As mentioned yesterday, Carlos Ruiz is profiled in the current edition of Sports Illustrated. The story has hit the web and trust me when I say you need to drop whatever you’re doing and read this right now. It’s equal parts hilarious, heartbreaking, hopeful, and, uh, hinspirational.
Read it on SI.com (or a newsstand, I guess) or check out some choice excerpts after the jump. But seriously, I’m not screwing around here, read the goddamned article.
After his father’s tragic death, Carlos made a vow:
On his father’s last shift before a long vacation, a tire had blown out on Sgt. Joaquin Ruiz’s police jeep as he patrolled a nearby town. The jeep spun into a ditch, flipped, flung the unbelted man from his seat and then crushed him. Two weeks after Carlos’s grandmother died of cancer, his dad, too, was dead.
Carlos, the eldest of Inocencia’s three sons, knew at once that he must become the new father. “Don’t worry, I will play in the big leagues one day,” he informed his mother not long after, unaware that the odds of that were roughly two in one million. “I will take care of the family.” At the cemetery he dug himself an even bigger hole, repeating the promise to his father’s spirit. Then he grew silent and watched what men did, so he could become one too.
Chooch’s role on the team:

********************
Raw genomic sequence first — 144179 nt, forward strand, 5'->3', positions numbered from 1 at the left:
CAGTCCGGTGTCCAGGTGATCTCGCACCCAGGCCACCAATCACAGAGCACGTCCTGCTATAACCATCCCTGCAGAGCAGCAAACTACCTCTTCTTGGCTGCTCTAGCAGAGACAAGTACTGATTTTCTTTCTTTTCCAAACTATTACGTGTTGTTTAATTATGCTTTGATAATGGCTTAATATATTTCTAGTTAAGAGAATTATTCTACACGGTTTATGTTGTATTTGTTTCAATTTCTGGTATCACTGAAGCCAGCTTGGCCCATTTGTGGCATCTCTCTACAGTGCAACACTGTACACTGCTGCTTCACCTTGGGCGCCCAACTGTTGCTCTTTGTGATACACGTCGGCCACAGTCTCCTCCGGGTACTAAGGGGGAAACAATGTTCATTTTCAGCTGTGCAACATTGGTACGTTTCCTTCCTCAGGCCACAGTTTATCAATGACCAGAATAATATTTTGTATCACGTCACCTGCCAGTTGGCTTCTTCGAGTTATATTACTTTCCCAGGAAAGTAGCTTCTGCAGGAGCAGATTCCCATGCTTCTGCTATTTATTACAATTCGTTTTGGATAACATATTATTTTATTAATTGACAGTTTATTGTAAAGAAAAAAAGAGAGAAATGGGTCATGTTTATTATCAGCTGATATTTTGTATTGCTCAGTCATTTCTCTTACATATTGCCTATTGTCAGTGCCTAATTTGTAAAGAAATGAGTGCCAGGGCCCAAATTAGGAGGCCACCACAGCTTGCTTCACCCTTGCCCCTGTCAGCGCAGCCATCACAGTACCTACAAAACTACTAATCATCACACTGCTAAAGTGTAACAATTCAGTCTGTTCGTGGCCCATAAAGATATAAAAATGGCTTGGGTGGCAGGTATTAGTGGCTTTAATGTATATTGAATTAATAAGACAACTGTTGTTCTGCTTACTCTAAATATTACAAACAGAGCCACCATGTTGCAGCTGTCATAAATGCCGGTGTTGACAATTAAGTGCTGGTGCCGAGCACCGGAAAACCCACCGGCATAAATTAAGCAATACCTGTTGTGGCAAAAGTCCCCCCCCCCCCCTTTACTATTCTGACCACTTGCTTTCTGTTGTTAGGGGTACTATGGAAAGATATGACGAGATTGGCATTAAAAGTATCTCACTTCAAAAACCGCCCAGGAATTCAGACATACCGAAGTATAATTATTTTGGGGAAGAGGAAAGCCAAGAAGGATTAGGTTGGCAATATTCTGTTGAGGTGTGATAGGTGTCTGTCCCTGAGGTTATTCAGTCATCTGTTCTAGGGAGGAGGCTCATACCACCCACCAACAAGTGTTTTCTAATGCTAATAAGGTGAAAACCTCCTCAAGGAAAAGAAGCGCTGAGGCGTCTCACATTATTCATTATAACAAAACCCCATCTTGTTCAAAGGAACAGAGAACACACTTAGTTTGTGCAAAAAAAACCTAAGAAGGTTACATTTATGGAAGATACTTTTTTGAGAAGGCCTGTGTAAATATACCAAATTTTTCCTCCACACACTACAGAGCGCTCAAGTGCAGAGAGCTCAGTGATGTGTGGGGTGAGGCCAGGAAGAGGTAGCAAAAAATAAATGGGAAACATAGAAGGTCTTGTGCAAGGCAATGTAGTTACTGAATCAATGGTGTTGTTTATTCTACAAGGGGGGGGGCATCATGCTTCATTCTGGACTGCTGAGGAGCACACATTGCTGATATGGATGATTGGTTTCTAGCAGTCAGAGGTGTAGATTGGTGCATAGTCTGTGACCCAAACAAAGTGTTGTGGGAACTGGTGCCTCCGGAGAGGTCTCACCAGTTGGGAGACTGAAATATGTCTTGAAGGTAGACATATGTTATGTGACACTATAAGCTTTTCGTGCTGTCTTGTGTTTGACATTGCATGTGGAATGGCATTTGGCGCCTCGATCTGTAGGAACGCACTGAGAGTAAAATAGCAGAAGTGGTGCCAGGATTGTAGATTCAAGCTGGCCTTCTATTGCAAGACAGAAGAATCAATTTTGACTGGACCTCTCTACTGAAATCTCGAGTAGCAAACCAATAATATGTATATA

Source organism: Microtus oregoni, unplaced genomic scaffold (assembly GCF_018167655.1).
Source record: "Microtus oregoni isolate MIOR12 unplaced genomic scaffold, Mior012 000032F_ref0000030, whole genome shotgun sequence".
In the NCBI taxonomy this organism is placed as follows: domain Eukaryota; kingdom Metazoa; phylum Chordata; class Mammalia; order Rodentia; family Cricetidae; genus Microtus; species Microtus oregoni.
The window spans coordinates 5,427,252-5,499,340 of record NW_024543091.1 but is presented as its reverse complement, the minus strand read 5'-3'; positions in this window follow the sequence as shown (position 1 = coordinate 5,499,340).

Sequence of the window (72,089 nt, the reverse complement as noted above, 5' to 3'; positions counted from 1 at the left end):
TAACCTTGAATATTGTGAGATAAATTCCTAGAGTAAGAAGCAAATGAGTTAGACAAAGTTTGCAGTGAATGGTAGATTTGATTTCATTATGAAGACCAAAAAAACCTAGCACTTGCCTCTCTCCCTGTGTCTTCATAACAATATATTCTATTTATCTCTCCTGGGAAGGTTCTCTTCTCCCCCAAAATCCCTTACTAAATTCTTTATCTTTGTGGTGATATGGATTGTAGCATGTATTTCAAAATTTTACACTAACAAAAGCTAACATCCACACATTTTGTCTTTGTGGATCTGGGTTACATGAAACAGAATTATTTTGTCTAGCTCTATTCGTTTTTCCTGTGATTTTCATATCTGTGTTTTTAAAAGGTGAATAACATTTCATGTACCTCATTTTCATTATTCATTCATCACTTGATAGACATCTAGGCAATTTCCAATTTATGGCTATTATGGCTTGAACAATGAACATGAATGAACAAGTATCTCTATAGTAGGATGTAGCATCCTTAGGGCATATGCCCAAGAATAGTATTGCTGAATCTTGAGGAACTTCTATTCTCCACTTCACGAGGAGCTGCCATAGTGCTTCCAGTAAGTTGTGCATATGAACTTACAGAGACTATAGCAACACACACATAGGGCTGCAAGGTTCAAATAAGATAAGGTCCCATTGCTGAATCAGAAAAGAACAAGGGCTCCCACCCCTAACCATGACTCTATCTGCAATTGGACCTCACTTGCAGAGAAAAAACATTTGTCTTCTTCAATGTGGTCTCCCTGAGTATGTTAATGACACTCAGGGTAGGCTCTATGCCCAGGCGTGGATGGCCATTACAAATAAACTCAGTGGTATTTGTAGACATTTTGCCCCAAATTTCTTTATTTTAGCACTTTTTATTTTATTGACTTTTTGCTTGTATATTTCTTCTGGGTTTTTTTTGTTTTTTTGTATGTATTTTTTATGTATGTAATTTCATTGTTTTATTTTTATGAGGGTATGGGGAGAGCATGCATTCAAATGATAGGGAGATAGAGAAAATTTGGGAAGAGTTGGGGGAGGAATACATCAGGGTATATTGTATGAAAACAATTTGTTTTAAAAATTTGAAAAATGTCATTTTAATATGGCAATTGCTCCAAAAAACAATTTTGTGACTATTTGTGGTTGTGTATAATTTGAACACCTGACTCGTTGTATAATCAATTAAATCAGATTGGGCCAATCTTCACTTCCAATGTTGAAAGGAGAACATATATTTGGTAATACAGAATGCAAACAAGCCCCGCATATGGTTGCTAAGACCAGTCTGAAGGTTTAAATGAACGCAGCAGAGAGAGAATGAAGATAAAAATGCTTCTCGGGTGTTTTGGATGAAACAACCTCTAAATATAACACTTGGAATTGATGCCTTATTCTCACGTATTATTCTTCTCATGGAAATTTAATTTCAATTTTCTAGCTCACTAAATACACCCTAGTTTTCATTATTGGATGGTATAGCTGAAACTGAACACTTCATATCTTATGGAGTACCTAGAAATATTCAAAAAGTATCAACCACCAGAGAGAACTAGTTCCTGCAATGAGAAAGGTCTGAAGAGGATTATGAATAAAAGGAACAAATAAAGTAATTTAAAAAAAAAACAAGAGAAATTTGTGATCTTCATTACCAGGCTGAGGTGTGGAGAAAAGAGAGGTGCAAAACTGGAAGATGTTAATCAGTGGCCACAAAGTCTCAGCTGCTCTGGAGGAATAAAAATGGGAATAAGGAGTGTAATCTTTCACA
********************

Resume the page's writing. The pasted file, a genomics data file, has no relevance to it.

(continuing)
He’s the Tailor of Panama. The discreet man whose job and joy is to make his client look and feel wonderful, materializing in the mirror beside him only to smooth out a wrinkle, make a subtle alteration or offer a few quiet words of praise or advice. “Our starting pitchers do not need a tailor to make them look good,” he murmurs. “They make the tailor look good.” The perfect tailor’s words.
The origin of “Chooch”:
Chucha! That was the word that seemed to burst most from the quiet man’s mouth over the long, harrowing years that followed. It was the equivalent of the f bomb in his native land, and in the spring of 2004—when his bat utterly betrayed him—it escaped his mouth so often that his minor league teammate and roomie, Anderson Machado, began to address him that way … and it stuck. How Chucha cringed when he heard his new nickname, praying that no Panamanians were in earshot. His hitting agonies spilled into summer that year, his second season in Double A, but then came his break when Reading’s starting catcher was injured and the chance to play regularly brought Chucha’s bat back from the dead, his .284 average marking him—at the borderline age of 25—as a man who … well, might be a backup big league catcher one day. When his call-up came in 2006, the Philly writers, thank God, anglicized his nickname to Chooch, and the Philly fans took it as a children’s train reference, even sending him cute locomotive pictures as they began to fall in love with his pluck. The man with the steamy nickname became the Little Engine That Could.
There’s so much that’s better than that; honestly the entire article is worth block-quoting. But to take it out of context would be doing the piece a great disservice. GO READ IT ALREADY.